The somewhat contradictory descriptions of the functional relationship between matriptase and prostasin present in the literature provide an interesting example of the diversity and divergence of life in apparently similar systems. Matriptase is a type 2 transmembrane serine protease [1–3] and prostasin is a glycosylphosphatidylinositol (GPI)-anchored or transmembrane serine protease [4, 5]. Matriptase and prostasin can function in concert as a tightly coupled proteolytic cascade [6, 7]. Both proteases are broadly co-expressed in many epithelial tissues in the mouse [8], synthesized and processed through the secretory pathway and anchored on the cell membrane. Matriptase and prostasin resemble one another in that they both possess trypsin-like proteolytic activity, undergoing zymogen activation via cleavage at an Arg residue within an activation motif, and being under the tight control of the hepatocyte growth factor activator inhibitors (HAIs) [9–13]. Almost identical epidermal defects have been observed in the skin of matriptase knockout and prostasin knockout mice [14, 15], and evidence for a functional link between these proteins is further supported by their co-expression in the uppermost viable epidermal layer in mouse skin [6]. The biochemical characteristics of the regulation of proteolytic activity also suggest a functional partnership. Matriptase and prostasin are synthesized as zymogen forms, a shared mechanism among many serine proteases, by which the potential hazards of unfettered proteolytic activity can be moderated by activating the zymogen only at the time and place where the proteolytic activity is needed. Most serine protease zymogens are activated by the action of other proteases that have already been activated, whereas few undergo zymogen activation via autoactivation, an alternative mechanism by which the first active protease in a cascade can be generated in the absence of other active proteases. Matriptase is such a serine protease and acquires proteolytic activity via autoactivation [16]. A functional relationship in which matriptase acts as the upstream activator of the downstream substrate prostasin was initially suggested by the lack of prostasin zymogen activation observed in the skin of matriptase knockout mice [6]. Assessment of the activation state of prostasin in this study depended, however, on being able to discriminate between the zymogen and active forms of prostasin by western blot, based on size (a difference of only 12 amino acids, or less than 5%), raising the possibility that some level of prostasin activation remains. Nevertheless, in HaCaT human keratinocytes, prostasin zymogen activation is induced simultaneously when matriptase zymogen activation is induced, and matriptase is required for the induction of prostasin zymogen activation [7]. Concomitant induction of prostasin and matriptase activation can also be observed in some other epithelial cells [17], indicating that matriptase and prostasin can function as a tightly coupled proteolytic cascade, at least, in vitro in cultured cells.

The tissue distribution, the in vivo zymogen activation status, the in vivo and in vitro subcellular localization, and the level of protease-protease inhibitor complexes demonstrated in the current study provide important information that informs an assessment of the putative functional relationship between matriptase and prostasin and between the two proteases and HAIs in human skin. A close functional linkage between the two serine proteases and among these proteases and protease inhibitors have been suggested by an array of previous studies using a variety of model systems. The proposed functional relationships include one involving a reciprocal activator-substrate interaction between matriptase and prostasin and another involving potent inhibition of matriptase and prostasin by HAI-1 and HAI-2. Our previous studies, however, suggested that though they may be correct in some contexts these proposed functional linkages can not be generalized and are somewhat tissue-selective or context-dependent [11, 17, 18]. In the current study, the context-dependent nature of any functional relationship is further supported by the distinct pattern of zymogen activation observed in human skin samples, in which prostasin is activated at high levels primarily in the granular layer whereas matriptase zymogen activation occurs at much lower levels predominantly in the cells of the basal layer. Similarly, although HAI-2 has been identified as a relevant matriptase inhibitor in breast cancer cells, and prostasin inhibitor in human enterocytes and colon carcinoma cells, HAI-2 does not appear to be an important protease inhibitor for matriptase or prostasin in human skin, in which the tissue distribution and subcellular localization of HAI-2 suggests that HAI-2 has limited access to active matriptase or prostasin. Although mouse HAI-2 may also play no role in the control of matriptase and prostasin in mouse epidermis, the mechanism responsible for the lack of a functional interactions appears to be different. HAI-2 is apparently not expressed in mouse skin [33], a piece of evidence that further underlines the genuine physiology differences between human skin and mouse skin.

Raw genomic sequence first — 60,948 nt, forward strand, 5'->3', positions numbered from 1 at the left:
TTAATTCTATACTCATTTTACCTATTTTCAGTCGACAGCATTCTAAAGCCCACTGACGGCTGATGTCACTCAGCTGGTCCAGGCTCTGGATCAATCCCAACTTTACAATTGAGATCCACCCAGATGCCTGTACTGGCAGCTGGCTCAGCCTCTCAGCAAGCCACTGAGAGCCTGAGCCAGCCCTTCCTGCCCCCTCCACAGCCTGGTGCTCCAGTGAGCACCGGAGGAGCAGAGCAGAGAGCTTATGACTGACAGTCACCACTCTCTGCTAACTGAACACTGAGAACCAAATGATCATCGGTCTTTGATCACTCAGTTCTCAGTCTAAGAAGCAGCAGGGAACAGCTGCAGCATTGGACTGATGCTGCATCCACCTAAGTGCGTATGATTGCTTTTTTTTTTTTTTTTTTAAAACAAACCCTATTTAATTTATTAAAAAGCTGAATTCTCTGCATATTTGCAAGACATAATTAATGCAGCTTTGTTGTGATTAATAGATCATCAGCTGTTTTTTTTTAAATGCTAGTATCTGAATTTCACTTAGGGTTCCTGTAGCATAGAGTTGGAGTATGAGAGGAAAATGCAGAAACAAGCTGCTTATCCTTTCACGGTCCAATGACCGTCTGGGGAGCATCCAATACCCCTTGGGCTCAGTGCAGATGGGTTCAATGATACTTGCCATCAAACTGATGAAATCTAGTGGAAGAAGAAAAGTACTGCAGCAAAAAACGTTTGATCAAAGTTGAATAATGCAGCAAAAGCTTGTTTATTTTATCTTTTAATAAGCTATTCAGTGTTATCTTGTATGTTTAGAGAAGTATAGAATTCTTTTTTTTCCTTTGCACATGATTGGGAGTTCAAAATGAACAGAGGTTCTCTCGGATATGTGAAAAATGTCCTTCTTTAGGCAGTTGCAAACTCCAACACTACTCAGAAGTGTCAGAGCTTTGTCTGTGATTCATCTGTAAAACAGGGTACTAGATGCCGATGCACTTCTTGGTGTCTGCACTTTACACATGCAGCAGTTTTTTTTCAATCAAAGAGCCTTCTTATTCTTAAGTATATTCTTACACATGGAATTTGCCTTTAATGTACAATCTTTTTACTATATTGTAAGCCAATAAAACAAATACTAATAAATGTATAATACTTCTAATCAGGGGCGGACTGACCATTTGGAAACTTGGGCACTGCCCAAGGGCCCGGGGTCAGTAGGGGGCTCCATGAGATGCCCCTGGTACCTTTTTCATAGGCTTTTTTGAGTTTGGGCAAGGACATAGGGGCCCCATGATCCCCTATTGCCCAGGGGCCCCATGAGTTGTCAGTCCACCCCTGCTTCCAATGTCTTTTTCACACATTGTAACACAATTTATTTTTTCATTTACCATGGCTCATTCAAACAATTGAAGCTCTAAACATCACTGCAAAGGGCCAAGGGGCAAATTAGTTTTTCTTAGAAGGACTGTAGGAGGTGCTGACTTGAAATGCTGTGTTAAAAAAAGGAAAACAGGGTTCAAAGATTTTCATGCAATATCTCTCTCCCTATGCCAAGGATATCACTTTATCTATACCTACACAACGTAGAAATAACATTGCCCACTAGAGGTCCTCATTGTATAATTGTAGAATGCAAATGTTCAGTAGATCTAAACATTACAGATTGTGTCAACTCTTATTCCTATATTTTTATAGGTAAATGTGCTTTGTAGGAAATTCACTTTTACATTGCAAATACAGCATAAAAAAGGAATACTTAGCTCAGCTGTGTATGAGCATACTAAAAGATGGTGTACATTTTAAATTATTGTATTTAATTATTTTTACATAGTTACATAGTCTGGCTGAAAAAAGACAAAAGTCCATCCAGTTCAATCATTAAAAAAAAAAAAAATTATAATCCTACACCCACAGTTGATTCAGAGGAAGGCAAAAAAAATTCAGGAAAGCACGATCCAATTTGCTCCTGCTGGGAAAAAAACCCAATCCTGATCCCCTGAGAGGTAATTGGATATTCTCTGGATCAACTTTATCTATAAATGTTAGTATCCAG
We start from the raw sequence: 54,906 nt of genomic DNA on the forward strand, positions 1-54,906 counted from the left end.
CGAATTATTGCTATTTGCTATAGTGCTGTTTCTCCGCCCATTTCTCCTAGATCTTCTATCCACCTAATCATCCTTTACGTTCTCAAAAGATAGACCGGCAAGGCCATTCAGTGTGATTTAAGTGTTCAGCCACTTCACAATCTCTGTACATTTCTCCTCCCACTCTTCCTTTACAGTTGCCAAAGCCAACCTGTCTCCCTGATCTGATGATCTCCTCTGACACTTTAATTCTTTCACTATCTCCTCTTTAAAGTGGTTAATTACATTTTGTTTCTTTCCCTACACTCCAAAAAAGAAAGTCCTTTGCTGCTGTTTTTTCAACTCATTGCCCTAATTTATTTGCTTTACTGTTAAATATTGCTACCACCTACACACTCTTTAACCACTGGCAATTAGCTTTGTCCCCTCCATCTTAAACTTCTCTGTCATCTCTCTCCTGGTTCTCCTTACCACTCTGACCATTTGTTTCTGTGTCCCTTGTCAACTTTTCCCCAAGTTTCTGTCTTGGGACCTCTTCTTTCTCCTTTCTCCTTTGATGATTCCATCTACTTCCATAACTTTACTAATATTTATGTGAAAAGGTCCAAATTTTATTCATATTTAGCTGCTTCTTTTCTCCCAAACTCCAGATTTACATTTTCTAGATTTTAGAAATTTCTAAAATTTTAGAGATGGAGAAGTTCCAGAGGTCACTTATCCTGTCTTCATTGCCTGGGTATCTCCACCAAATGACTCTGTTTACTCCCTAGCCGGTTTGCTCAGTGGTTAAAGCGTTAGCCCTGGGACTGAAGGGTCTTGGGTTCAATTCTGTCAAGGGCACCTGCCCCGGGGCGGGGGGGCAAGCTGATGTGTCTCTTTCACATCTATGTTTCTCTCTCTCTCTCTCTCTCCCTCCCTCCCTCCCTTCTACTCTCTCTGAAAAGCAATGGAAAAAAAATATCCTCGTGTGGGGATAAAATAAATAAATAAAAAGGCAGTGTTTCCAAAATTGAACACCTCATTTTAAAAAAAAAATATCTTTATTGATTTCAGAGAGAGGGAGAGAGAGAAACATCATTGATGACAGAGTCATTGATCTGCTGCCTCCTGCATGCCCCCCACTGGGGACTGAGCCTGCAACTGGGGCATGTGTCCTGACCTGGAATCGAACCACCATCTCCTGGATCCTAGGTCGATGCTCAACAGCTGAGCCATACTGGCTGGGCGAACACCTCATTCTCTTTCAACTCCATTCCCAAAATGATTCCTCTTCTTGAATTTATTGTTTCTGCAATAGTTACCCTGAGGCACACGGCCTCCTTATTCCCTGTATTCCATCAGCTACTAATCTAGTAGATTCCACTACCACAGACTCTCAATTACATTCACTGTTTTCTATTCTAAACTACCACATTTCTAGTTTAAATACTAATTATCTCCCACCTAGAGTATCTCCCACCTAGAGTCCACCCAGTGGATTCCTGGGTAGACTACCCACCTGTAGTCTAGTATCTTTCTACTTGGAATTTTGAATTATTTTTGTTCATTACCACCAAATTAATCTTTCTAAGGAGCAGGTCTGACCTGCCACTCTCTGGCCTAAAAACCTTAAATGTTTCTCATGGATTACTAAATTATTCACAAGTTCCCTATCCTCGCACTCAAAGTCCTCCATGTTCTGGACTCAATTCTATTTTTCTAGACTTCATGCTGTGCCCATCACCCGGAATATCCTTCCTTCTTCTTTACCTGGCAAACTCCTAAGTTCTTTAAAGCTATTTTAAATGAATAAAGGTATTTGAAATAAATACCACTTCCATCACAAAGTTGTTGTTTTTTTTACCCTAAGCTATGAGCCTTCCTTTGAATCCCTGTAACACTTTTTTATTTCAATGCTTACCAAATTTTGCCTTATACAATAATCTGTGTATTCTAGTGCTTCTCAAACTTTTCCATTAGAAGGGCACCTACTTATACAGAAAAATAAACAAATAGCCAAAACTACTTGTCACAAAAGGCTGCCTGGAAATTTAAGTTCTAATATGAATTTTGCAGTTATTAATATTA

Source:

http://doi.org/10.1371/journal.pone.0192632

 

0 0 vote
Article Rating
Subscribe
Notify of
guest
0 Comments
Inline Feedbacks
View all comments